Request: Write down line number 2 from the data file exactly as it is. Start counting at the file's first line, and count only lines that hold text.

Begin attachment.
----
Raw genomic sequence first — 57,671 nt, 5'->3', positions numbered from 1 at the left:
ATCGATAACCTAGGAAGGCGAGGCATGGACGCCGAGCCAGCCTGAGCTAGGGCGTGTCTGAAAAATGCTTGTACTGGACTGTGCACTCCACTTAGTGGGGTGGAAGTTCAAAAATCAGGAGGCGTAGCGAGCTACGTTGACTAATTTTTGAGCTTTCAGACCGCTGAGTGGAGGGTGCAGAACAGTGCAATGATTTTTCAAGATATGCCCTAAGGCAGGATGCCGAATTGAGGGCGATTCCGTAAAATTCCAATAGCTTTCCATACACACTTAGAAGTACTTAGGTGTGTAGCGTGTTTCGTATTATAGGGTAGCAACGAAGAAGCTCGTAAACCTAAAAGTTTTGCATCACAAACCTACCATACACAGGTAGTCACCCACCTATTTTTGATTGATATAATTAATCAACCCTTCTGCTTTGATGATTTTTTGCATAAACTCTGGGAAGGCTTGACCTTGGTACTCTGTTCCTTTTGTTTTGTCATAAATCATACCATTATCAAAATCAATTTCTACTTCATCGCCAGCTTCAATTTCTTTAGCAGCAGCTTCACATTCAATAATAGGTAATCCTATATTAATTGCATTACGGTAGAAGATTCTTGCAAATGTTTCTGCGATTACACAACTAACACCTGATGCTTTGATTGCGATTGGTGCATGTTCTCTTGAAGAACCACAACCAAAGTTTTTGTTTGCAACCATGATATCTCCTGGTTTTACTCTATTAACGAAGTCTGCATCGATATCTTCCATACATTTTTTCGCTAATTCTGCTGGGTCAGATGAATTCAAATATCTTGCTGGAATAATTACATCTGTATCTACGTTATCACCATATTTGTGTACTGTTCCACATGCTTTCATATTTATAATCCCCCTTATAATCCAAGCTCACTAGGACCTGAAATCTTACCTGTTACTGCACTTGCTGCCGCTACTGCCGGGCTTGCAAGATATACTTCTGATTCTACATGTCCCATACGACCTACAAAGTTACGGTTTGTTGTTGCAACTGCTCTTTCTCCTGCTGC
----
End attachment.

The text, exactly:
ATCGATAACCTAGGAAGGCGAGGCATGGACGCCGAGCCAGCCTGAGCTAGGGCGTGTCTGAAAAATGCTTGTACTGGACTGTGCACTCCACTTAGTGGGGTGGAAGTTCAAAAATCAGGAGGCGTAGCGAGCTACGTTGACTAATTTTTGAGCTTTCAGACCGCTGAGTGGAGGGTGCAGAACAGTGCAATGATTTTTCAAGATATGCCCTAAGGCAGGATGCCGAATTGAGGGCGATTCCGTAAAATTCCAATAGCTTTCCATACACACTTAGAAGTACTTAGGTGTGTAGCGTGTTTCGTATTATAGGGTAGCAACGAAGAAGCTCGTAAACCTAAAAGTTTTGCATCACAAACCTACCATACACAGGTAGTCACCCACCTATTTTTGATTGATATAATTAATCAACCCTTCTGCTTTGATGATTTTTTGCATAAACTCTGGGAAGGCTTGACCTTGGTACTCTGTTCCTTTTGTTTTGTCATAAATCATACCATTATCAAAATCAATTTCTACTTCATCGCCAGCTTCAATTTCTTTAGCAGCAGCTTCACATTCAATAATAGGTAATCCTATATTAATTGCATTACGGTAGAAGATTCTTGCAAATGTTTCTGCGATTACACAACTAACACCTGATGCTTTGATTGCGATTGGTGCATGTTCTCTTGAAGAACCACAACCAAAGTTTTTGTTTGCAACCATGATATCTCCTGGTTTTACTCTATTAACGAAGTCTGCATCGATATCTTCCATACATTTTTTCGCTAATTCTGCTGGGTCAGATGAATTCAAATATCTTGCTGGAATAATTACATCTGTATCTACGTTATCACCATATTTGTGTACTGTTCCACATGCTTTCATATTTATAATCCCCCTTATAATCCAAGCTCACTAGGACCTGAAATCTTACCTGTTACTGCACTTGCTGCCGCTACTGCCGGGCTTGCAAGATATACTTCTGATTCTACATGTCCCATACGACCTACAAAGTTACGGTTTGTTGTTGCAACTGCTCTTTCTCCTGCTGC